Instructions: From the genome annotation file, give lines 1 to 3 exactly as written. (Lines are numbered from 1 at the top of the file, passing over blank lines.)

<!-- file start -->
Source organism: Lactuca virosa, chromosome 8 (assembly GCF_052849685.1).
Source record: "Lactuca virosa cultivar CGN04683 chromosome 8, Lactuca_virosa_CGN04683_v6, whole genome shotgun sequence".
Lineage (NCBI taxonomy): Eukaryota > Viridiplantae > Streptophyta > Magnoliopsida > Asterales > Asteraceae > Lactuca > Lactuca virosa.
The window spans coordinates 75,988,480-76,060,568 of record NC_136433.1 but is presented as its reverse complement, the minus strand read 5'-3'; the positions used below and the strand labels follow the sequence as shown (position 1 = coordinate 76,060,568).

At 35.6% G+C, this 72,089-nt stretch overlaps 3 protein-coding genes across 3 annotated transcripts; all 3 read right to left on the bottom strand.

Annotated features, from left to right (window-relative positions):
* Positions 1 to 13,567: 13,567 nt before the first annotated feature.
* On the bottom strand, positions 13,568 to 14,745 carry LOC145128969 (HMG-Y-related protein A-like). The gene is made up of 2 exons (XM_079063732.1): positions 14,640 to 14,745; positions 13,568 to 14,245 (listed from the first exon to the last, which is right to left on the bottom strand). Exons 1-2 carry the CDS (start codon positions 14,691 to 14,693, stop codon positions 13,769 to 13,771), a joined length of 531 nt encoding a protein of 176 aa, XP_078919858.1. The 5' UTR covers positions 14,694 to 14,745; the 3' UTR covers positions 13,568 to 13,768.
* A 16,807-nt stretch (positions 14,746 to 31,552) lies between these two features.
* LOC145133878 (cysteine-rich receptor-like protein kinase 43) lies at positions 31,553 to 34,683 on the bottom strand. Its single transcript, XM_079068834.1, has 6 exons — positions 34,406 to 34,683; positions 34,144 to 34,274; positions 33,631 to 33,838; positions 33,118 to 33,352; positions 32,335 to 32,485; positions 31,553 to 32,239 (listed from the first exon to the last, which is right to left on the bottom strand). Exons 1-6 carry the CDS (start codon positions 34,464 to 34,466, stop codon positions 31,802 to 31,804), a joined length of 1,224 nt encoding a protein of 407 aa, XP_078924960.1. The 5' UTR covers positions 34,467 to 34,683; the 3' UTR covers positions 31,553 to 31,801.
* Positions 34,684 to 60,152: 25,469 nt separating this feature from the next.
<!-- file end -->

Source organism: Lactuca virosa, chromosome 8 (assembly GCF_052849685.1).
Source record: "Lactuca virosa cultivar CGN04683 chromosome 8, Lactuca_virosa_CGN04683_v6, whole genome shotgun sequence".
Lineage (NCBI taxonomy): Eukaryota > Viridiplantae > Streptophyta > Magnoliopsida > Asterales > Asteraceae > Lactuca > Lactuca virosa.